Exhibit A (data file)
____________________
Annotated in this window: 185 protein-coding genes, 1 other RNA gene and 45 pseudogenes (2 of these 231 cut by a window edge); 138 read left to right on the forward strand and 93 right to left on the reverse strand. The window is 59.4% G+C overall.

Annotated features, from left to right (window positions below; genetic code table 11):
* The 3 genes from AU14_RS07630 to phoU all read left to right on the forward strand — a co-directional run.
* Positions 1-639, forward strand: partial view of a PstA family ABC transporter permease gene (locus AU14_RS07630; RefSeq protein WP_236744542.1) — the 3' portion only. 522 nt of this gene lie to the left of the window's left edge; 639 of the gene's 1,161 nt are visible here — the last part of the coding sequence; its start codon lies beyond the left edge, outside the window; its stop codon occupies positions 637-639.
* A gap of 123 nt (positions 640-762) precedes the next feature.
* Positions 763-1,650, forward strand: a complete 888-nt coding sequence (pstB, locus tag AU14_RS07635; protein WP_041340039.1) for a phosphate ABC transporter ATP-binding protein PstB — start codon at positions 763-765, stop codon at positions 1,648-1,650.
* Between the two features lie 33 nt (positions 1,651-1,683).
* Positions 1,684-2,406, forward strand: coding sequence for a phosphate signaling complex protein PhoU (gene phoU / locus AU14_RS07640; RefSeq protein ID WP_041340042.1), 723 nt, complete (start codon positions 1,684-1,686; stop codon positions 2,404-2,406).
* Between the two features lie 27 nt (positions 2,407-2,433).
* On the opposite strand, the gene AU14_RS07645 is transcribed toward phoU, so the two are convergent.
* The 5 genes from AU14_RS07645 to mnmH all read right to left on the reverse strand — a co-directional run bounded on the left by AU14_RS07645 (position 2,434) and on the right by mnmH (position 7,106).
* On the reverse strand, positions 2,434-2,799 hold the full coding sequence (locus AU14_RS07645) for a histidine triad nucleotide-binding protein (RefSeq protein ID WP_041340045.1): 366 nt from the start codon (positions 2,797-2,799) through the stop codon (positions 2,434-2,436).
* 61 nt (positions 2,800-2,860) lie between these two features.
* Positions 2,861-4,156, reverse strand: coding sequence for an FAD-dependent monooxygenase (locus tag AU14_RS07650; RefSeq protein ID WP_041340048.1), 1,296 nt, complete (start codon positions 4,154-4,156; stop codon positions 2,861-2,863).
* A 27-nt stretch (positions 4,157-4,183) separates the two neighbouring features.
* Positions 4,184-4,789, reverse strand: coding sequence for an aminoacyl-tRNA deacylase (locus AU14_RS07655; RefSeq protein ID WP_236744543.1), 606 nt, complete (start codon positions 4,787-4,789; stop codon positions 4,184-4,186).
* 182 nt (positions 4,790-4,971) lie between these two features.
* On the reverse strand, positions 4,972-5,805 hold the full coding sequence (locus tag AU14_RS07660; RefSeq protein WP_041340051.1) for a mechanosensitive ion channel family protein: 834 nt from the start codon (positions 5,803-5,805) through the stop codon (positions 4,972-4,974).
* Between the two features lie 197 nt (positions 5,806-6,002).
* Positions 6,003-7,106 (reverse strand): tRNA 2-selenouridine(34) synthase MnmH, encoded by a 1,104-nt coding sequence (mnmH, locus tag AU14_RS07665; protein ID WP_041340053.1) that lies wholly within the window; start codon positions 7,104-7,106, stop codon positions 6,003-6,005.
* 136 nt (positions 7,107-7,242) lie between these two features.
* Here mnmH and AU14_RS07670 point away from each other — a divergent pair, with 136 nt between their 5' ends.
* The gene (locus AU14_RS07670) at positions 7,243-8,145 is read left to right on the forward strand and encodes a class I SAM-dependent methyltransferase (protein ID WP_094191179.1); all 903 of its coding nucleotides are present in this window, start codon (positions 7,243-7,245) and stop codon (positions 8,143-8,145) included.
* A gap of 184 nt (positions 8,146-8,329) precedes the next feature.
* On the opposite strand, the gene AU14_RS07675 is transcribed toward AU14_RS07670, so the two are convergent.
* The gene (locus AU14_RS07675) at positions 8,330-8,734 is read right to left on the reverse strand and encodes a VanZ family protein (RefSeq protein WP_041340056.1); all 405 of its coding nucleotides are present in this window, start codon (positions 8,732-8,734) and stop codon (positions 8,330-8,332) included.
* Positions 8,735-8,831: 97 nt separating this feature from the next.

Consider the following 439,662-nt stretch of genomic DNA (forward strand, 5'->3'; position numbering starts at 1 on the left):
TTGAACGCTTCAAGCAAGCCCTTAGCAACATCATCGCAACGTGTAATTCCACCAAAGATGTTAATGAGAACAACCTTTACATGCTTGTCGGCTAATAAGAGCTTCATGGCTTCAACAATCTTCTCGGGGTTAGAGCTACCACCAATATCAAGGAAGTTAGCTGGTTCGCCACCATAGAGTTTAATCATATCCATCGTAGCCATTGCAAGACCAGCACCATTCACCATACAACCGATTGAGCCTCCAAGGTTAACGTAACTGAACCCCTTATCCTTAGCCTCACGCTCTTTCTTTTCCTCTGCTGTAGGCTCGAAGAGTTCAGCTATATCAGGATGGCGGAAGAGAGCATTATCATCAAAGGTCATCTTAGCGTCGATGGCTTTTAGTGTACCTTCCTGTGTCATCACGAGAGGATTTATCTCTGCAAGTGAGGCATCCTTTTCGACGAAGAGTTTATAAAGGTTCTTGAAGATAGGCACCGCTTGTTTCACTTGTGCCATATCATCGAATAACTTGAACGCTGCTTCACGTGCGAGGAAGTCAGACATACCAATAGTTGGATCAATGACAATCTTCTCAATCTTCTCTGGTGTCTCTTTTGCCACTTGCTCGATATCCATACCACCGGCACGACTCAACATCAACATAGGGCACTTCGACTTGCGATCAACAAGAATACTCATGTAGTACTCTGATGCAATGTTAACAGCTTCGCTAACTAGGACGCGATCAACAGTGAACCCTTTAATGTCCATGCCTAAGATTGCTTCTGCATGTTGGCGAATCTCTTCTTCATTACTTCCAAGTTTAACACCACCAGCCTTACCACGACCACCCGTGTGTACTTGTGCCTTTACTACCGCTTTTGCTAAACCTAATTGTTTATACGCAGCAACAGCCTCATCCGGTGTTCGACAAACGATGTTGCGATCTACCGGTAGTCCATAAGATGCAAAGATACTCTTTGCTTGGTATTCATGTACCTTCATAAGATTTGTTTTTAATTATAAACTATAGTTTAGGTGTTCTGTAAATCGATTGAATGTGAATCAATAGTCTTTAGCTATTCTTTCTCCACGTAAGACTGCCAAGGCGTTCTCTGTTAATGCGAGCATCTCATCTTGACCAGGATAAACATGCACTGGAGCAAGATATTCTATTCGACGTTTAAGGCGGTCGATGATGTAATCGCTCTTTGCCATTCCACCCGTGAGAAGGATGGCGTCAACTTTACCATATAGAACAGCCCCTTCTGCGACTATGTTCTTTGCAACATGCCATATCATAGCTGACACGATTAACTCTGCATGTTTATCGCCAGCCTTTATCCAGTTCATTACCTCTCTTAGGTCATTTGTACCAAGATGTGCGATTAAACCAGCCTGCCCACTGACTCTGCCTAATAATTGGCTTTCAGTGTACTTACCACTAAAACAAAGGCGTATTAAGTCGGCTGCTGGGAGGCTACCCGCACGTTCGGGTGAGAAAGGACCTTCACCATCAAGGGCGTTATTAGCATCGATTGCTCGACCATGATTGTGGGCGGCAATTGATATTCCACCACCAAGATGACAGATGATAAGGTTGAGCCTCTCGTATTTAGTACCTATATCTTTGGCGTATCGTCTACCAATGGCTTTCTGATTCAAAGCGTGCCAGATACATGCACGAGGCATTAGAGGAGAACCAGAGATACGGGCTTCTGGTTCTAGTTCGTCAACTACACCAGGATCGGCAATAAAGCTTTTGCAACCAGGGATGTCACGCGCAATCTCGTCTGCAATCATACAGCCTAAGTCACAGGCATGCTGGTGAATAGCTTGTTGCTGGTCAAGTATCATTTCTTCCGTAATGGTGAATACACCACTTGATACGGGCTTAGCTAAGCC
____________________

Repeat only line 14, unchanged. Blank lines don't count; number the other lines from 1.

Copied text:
* Positions 2,861-4,156, reverse strand: coding sequence for an FAD-dependent monooxygenase (locus tag AU14_RS07650; RefSeq protein ID WP_041340048.1), 1,296 nt, complete (start codon positions 4,154-4,156; stop codon positions 2,861-2,863).